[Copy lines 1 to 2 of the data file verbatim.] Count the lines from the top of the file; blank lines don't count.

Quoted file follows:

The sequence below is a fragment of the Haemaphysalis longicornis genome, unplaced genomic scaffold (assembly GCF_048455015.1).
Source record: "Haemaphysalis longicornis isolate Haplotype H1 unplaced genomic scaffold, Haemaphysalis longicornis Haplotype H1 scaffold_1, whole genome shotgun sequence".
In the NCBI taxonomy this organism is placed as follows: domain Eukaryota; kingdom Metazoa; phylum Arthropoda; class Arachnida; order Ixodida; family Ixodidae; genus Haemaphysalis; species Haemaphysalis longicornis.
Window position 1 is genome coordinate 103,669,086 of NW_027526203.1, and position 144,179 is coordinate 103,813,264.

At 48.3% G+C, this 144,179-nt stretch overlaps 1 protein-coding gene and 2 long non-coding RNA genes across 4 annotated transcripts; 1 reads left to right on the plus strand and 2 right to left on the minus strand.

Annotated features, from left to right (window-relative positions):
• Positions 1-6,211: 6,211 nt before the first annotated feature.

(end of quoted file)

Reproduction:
The sequence below is a fragment of the Haemaphysalis longicornis genome, unplaced genomic scaffold (assembly GCF_048455015.1).
Source record: "Haemaphysalis longicornis isolate Haplotype H1 unplaced genomic scaffold, Haemaphysalis longicornis Haplotype H1 scaffold_1, whole genome shotgun sequence".